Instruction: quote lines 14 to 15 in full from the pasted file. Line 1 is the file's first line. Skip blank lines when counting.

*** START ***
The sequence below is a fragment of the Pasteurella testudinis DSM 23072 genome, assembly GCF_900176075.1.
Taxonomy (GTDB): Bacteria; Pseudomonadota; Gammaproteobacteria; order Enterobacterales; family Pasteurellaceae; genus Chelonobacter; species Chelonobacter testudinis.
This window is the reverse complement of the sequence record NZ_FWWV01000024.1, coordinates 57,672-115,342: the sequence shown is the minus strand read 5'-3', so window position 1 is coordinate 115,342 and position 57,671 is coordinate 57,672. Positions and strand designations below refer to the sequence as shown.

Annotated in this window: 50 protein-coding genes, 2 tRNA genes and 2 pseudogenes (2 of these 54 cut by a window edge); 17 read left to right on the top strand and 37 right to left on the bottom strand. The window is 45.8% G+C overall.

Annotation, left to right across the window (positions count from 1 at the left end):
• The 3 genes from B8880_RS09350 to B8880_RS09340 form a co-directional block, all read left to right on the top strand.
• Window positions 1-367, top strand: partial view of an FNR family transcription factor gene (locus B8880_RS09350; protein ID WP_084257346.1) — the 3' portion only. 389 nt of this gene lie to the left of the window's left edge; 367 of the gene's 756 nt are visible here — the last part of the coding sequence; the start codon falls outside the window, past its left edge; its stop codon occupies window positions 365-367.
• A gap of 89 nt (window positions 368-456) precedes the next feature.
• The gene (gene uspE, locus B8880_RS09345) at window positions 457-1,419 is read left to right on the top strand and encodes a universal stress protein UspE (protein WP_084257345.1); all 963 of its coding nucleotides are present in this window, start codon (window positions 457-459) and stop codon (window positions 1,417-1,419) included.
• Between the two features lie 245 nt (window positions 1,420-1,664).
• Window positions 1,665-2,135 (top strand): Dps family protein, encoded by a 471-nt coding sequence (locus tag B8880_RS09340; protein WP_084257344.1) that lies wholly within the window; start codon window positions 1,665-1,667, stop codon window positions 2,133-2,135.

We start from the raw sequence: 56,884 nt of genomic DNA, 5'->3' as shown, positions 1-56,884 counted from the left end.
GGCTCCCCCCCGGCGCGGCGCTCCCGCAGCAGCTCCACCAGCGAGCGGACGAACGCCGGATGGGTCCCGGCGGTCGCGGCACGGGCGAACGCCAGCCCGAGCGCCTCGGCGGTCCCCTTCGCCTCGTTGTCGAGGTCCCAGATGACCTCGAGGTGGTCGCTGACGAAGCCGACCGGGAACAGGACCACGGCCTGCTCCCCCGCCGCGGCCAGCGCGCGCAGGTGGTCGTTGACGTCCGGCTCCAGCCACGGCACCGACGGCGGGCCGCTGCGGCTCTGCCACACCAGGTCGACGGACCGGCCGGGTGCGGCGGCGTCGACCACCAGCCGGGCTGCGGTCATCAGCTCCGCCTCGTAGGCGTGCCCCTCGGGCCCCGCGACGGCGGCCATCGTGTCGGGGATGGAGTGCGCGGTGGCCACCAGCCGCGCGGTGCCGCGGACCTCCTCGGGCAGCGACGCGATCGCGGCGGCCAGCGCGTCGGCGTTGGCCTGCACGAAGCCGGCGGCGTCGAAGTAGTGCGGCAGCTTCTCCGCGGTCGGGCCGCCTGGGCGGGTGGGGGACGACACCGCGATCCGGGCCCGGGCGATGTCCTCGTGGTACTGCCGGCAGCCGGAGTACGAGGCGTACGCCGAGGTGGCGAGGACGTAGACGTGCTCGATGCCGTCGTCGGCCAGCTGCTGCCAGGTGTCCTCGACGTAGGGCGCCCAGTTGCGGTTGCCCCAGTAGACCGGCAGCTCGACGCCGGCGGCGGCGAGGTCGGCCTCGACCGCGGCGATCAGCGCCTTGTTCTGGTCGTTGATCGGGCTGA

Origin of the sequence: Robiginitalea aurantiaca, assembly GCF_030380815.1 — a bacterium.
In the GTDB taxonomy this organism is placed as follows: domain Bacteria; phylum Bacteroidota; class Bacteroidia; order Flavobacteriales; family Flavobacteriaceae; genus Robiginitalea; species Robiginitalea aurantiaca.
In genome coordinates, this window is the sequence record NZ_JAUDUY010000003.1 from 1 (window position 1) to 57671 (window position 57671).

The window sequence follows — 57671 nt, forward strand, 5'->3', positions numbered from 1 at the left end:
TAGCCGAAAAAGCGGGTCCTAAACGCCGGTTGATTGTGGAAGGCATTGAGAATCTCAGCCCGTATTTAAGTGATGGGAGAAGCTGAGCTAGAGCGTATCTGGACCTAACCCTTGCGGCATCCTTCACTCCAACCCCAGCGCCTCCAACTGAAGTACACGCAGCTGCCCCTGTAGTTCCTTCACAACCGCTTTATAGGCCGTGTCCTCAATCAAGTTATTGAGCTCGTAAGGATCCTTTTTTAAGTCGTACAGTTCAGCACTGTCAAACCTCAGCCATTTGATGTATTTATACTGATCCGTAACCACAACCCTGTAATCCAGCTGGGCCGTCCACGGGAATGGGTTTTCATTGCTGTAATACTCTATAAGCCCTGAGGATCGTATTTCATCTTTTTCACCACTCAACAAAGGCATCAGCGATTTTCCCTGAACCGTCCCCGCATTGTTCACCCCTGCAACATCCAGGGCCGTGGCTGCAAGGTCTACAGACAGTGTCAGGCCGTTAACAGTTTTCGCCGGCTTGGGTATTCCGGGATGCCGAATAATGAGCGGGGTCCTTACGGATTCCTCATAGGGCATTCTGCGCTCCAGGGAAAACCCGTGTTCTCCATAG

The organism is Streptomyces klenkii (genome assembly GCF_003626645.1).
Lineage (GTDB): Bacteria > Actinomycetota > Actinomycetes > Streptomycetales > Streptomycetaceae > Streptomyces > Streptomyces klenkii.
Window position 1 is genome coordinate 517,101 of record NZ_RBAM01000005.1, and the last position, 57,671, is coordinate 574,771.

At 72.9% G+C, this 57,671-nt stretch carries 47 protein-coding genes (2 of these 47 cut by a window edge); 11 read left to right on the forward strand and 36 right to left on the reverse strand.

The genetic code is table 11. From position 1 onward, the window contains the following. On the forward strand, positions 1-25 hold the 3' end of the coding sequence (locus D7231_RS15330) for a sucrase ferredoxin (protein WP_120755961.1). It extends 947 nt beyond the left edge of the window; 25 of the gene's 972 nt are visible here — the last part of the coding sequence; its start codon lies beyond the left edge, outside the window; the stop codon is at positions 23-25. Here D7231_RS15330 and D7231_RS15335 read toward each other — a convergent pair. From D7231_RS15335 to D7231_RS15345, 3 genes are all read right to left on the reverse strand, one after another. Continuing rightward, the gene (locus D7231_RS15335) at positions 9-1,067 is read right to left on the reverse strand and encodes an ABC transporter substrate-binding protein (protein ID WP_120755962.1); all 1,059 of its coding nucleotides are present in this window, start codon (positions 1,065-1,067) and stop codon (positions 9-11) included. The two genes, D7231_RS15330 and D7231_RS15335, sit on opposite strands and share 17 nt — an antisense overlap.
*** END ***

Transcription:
Origin of the sequence: Robiginitalea aurantiaca, assembly GCF_030380815.1 — a bacterium.
In the GTDB taxonomy this organism is placed as follows: domain Bacteria; phylum Bacteroidota; class Bacteroidia; order Flavobacteriales; family Flavobacteriaceae; genus Robiginitalea; species Robiginitalea aurantiaca.